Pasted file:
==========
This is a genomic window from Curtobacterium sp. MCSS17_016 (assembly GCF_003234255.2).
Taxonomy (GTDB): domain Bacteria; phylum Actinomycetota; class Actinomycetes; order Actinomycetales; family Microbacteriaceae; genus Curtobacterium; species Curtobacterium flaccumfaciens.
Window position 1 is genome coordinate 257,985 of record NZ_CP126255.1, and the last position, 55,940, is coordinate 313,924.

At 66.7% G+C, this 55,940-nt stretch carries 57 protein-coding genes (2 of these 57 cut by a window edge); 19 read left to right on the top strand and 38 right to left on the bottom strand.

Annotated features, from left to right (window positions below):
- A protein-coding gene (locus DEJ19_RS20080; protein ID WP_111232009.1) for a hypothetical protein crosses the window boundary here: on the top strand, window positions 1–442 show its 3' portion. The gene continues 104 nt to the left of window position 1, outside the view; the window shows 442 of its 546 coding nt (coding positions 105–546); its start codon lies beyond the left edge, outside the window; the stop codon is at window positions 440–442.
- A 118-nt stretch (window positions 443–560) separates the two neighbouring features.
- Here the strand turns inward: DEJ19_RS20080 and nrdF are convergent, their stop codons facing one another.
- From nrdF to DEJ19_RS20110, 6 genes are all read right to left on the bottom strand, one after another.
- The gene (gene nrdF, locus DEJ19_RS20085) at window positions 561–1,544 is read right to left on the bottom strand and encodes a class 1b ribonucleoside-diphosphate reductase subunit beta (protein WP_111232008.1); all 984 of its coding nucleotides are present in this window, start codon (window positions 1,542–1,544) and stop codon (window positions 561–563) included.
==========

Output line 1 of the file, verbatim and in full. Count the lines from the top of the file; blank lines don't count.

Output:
This is a genomic window from Curtobacterium sp. MCSS17_016 (assembly GCF_003234255.2).